High on a hill sits the Tillerman. The Tillerman is the “granddaddy of sailing bloggers.” That’s saying a lot, because when it comes to wind powered watercraft blogs, sailboating blogs are way bigger than windsurfing blogs. They’re the big dogs. And the Tillerman is the big cheese.
(I asked the Peconic Puffin art department for an illustration of an enormous piece of cheese, surrounded by large dogs, at whose feet were little windsurfing bloggers banging away at their computers. As of press time the art has not yet arrived.)
Anyway, high on a hill sits the Tillerman. The Peconic Puffin is grateful to the Tillerman, not simply because he does not squash us like a blug, but because in his magnanimity he has listed the Puffin in the latest of his annual lists of worthy blogs.
Sometimes from his hill the Tillerman hands down assignments. The Puffin has never to our recollection actually turned one in, but as we’re entering the home stretch of 2008 it seems like a good time to appease the granddaddy on his hill. We aspire to his 2009 list, and though our worthiness is in doubt, we can still suck up and fawn with the best of them.
Thus asks the Tillerman: “What innovation, new idea, or invention has been most significant for the sport of sailing or has contributed most to your enjoyment of it?” He even offered up some suggestions. To play it safe (and because I agree with it) I’m going with:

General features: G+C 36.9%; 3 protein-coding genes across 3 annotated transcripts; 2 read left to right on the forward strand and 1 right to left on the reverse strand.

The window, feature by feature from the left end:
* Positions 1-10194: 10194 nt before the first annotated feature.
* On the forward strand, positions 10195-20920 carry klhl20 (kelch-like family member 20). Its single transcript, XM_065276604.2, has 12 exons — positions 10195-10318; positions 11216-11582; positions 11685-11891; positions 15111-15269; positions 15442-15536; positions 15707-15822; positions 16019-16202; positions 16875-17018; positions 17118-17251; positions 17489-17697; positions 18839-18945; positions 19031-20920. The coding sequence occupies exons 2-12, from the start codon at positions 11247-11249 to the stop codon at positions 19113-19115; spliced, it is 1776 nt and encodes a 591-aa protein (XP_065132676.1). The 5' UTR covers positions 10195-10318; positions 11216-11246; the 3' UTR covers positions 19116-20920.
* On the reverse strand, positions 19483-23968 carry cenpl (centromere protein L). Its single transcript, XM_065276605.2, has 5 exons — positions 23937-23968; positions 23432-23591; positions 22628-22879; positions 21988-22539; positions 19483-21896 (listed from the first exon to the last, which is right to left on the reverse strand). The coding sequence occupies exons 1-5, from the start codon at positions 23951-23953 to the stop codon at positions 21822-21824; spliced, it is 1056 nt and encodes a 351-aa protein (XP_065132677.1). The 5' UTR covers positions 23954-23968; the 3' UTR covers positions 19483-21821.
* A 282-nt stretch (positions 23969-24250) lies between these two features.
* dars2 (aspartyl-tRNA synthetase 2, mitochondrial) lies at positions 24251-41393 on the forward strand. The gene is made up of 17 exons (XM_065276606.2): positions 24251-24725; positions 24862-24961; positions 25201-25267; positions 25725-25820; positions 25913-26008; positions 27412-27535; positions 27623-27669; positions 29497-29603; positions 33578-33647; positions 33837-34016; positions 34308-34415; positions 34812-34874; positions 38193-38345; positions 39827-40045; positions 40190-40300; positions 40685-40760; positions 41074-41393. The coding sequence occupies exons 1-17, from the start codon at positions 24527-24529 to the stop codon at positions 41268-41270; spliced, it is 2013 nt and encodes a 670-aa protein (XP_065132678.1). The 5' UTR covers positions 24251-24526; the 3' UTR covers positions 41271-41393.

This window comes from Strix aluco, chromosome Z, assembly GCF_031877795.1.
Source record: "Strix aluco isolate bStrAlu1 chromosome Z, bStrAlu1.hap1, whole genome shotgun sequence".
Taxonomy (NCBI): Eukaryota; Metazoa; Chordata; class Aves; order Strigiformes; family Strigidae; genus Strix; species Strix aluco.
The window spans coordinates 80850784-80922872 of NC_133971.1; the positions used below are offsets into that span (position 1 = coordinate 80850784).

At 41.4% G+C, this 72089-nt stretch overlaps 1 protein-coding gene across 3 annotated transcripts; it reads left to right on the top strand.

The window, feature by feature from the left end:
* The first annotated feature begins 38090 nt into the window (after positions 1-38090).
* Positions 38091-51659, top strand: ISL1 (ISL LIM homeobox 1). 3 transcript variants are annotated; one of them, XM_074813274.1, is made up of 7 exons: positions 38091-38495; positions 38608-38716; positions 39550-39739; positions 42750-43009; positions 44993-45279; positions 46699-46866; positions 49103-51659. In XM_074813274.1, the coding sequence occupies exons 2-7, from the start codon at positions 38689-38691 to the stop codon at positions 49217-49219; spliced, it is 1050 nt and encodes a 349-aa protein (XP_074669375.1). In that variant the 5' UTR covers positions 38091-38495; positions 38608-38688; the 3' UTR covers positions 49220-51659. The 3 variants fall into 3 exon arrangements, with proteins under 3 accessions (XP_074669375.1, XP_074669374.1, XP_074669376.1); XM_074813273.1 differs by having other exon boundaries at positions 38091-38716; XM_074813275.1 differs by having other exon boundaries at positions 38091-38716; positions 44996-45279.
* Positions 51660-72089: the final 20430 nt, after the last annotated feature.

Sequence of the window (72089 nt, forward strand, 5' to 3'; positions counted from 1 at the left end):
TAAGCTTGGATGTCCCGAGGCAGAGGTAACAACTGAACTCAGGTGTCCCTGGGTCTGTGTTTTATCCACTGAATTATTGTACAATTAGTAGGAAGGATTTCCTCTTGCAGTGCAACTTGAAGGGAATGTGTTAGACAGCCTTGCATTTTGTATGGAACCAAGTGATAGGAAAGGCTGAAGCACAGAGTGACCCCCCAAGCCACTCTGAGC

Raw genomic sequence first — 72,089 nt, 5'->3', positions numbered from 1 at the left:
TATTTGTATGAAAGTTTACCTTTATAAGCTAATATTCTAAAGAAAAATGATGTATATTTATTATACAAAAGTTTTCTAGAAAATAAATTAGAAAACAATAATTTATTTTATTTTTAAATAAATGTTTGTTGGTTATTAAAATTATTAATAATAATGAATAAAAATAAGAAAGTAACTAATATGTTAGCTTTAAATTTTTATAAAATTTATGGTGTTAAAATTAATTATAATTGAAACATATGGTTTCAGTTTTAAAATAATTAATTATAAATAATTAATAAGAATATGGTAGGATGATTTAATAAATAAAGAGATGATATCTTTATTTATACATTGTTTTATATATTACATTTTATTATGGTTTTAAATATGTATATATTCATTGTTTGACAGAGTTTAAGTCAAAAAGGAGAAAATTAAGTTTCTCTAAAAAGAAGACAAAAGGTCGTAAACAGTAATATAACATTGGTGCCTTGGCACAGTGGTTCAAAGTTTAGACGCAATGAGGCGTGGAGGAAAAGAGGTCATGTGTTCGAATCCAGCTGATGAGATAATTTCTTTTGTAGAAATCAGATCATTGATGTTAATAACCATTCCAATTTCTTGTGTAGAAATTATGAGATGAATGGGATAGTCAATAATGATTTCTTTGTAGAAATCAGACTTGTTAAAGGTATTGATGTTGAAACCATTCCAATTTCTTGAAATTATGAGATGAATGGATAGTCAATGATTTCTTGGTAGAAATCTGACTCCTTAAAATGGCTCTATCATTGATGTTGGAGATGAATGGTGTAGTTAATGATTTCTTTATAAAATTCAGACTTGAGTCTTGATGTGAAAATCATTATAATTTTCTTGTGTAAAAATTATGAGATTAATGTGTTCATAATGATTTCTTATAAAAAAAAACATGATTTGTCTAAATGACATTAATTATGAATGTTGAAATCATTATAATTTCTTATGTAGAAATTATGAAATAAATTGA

“Mr. Darby's idea for using a handheld sail mounted on a universal joint to steer a sailing craft.”
I hereby give the Tillerman (and y’all) three reasons why it (the component that allows windsurfing to be) most contributed to my enjoyment of sailing:
Reason #1: Apartment dwellers can own a windsurfer, and store it in their tiny homes. I was thirteen when I first sailed in a Sunfish. I was instantly enthralled by sailing, but no small boat was going to be kept in the apartment we lived in, and even though I grew up near the water, there was no place for me to store a boat that I could afford. A zillion years later, my parents actually let me stash a board in my bedroom. Windsurfing allows me to sail.
Reason #2: In windsurfing, the sailor is part of the craft. We are part of the rigging. The sail transmits its power to the boat through three points: Mr. Darby’s beloved universal joint, and the windsurfer’s two legs. The board can not sail without us…not for a second. The sailing magic passes through us.
Reason #3: Windsurfing is affordable. Nobody ever says that a windsurfing board is a hole in the water into which money is thrown.
Here ends my humble offering to the Tillerman on the hill. Other sailing stuff considered as the greatest (including such venerable items as marinetex, the figure-eight knot, and beer) can be read about on the Tillerman’s blog.